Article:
I am ready to work on my final assignment for the Clojure Course. Overall, I give CodeLesson a thumbs up, but I will have comments on things that could be improved, should they desire them. In other words, if there is a survey, I will be filling it out.
Here are the highlights of what I’ve learned, and it’s not sequences, recursion, emulating objects, inter-operating with Java, or other technical concepts. Instead it is a new way to look at testing — it is just too easy to write tests not to — and ways of creating different layers of code logic, from which DSLs are created. Oh yes, and that means looking at where macros could be used.
I will take additional time to read the macro and functional programming chapters of Amit Rathore’s Introduction to Clojure, because there are some well written areas — the book very good overall — but some of the most complicated areas are just downright elegant. I will continue to look for Clojure articles, because I have found that even sources like the older edition of Stuart Halloway’s Programming Clojure has good pedagogy for particular topics. Blogs like Alex Miller’s Pure Danger Tech have downright great tutorials, and I turned to some of these during the course, just so I could wrap my head around new concepts.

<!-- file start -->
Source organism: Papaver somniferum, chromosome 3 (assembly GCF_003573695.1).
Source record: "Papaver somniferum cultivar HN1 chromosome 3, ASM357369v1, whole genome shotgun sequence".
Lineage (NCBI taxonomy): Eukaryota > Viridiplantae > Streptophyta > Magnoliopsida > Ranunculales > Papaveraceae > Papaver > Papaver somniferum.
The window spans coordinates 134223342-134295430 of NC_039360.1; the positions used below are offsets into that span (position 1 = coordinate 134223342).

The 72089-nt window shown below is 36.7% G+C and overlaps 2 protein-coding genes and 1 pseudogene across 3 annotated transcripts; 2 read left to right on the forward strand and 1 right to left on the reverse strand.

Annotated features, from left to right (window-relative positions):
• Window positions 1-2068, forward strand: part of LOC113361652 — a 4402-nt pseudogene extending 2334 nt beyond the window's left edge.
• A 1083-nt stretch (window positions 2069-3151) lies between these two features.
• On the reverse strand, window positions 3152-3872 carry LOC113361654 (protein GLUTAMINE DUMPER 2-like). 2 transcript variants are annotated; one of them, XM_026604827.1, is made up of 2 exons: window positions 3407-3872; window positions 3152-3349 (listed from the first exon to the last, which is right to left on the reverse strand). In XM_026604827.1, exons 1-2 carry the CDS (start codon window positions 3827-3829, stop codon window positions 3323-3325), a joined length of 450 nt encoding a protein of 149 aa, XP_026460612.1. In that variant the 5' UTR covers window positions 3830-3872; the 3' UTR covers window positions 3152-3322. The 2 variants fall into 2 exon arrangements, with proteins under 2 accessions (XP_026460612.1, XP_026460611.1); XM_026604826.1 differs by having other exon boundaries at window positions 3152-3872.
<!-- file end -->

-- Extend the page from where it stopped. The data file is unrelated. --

Finally, I need to start writing code and not worry where I am on the Clojure experience ladder. Instead, I will write tests, look for logical separation, and, no matter how simple the task, my experience tells me, you have to write code in and struggle with a computer programming language to achieve mastery in it.